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    #102118 - 05/12/11 09:56 PM Re: Very young HS grads. What next? [Re: chenchuan]
    E Mama Offline
    Member

    Registered: 02/23/11
    Posts: 64
    Originally Posted By: chenchuan


    I don't think that it is easier for a kid 15 or younger to get into top universities. In fact, the opposite is probably true.
    College admission is a game of credentials: academic, leadership, community service, talent, awards, etc. These all take time to accumulate. This puts the kids who skipped a lot (especially in high school) at a disadvantage.





    Yes, I agree.

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    #102119 - 05/12/11 11:31 PM Re: Very young HS grads. What next? [Re: E Mama]
    passthepotatoes Offline
    Member

    Registered: 04/07/09
    Posts: 687
    Originally Posted By: E Mama
    Yes, CFK these are our opinions and not meant to be "pushed" onto others. Being well rounded is subjective. We feel that excelling in core subjects alone is not well rounded -that is what I meant and it is simply our opinion.
    Of course, to each his/her own.


    Your assumption remains that kids who are entering college are not well rounded. It is a very debatable point but let's just say for a minute we could all agree that being well rounded is a good thing. And, let's say we can agree the definition of being well rounded is excelling across the board in all academic areas, being highly proficient in at least one foreign language, being good at a least one sport, being well developed in at least one area of the arts. There are early college kids who exceed that definition easily. (and of course many kids who enter at traditional age who don't).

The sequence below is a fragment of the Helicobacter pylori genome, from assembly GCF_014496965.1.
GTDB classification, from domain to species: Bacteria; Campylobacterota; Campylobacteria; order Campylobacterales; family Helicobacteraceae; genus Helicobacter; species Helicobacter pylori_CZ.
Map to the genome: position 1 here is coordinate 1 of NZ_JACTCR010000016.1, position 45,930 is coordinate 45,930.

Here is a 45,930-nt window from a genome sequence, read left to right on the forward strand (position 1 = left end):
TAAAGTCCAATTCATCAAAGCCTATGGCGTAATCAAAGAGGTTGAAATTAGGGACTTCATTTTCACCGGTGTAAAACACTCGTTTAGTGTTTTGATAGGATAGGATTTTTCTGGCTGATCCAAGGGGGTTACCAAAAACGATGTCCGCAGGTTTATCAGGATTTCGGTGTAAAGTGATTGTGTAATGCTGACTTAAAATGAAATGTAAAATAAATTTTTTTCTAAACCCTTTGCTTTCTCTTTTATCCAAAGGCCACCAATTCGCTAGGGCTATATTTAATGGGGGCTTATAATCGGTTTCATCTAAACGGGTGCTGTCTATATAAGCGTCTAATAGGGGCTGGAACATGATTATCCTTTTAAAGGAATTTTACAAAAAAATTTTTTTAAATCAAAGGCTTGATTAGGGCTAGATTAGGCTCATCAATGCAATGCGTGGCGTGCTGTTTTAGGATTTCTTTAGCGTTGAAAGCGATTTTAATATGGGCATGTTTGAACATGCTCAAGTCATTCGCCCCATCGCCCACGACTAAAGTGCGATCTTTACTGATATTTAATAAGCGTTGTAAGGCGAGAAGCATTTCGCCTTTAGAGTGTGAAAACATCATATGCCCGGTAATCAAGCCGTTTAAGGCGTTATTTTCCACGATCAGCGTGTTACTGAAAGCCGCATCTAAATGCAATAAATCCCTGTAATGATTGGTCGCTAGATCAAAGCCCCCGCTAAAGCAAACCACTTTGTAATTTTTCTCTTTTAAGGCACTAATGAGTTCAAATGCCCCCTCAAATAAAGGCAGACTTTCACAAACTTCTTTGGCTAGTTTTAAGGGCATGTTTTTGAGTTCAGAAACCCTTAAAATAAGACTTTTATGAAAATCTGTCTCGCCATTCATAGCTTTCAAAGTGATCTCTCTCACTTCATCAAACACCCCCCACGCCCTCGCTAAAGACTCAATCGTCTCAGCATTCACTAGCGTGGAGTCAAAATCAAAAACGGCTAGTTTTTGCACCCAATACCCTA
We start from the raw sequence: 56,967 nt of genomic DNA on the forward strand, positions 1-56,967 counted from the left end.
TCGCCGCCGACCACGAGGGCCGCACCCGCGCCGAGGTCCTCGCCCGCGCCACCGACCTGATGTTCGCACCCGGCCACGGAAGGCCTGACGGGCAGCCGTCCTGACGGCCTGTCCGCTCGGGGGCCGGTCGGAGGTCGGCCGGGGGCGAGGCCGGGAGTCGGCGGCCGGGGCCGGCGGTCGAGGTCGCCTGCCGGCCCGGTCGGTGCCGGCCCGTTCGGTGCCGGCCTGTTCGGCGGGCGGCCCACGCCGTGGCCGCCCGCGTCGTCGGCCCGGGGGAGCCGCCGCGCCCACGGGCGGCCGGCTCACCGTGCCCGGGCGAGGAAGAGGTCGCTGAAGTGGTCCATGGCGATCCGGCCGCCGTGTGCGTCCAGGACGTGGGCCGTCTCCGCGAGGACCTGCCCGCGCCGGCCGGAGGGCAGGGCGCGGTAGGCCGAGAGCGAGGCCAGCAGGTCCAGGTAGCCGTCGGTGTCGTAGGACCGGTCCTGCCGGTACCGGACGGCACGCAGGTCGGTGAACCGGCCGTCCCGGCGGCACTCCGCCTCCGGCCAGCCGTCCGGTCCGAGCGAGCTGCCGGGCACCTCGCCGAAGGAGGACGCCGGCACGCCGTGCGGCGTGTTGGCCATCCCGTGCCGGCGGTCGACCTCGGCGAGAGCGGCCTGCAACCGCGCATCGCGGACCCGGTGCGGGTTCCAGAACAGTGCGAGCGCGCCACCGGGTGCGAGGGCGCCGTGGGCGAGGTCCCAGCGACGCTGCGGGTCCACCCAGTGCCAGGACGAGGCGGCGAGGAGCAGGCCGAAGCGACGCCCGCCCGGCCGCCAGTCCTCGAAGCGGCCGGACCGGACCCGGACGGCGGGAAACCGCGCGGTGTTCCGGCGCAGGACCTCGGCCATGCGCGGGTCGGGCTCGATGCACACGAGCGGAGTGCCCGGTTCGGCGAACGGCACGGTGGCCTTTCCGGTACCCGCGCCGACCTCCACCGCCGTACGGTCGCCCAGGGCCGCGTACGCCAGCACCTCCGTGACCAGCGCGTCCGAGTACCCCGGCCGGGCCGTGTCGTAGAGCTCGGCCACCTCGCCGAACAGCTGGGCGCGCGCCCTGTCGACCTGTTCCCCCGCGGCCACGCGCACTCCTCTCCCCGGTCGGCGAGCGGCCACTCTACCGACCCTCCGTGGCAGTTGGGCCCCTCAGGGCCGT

Kids mature at different rates in different ways and families vary greatly in their resources. I'm sure I probably thought at the beginning that with so many things to study college could be put off for ten years. And, then we hit the reality that for our child this was lonely, unsatisfying, and not engaging. That's entirely silly when there existed a perfect solution in the form of a university education.

    So to answer the original poster, we were lucky enough to have a good local college option.

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    #102120 - 05/12/11 11:33 PM Re: Very young HS grads. What next? [Re: E Mama]
    passthepotatoes Offline
    Member

    Registered: 04/07/09
    Posts: 687
    Graduating younger is not a way to game the system or increase odds of highly selective admissions. I've never heard of anyone doing it for that reason, but rather doing it as a means to meet the needs of the child to access an appropriate education.

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    #102123 - 05/13/11 02:16 AM Re: Very young HS grads. What next? [Re: Val]
    Wren Online   content
    Member

    Registered: 01/14/08
    Posts: 1584
    Potatoes,

    How old will your son be when he graduates from the local college? Has he thought what he wants to do after that?

    One of the things I tell DD, since she takes Chinese, piano etc. is that I have no idea what she will decide to be when she is 20. And it is my job as parent to give her options.

    Ren

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    #102126 - 05/13/11 03:12 AM Re: Very young HS grads. What next? [Re: Val]
    Sailing Offline
    Junior Member

    Registered: 04/25/11
    Posts: 8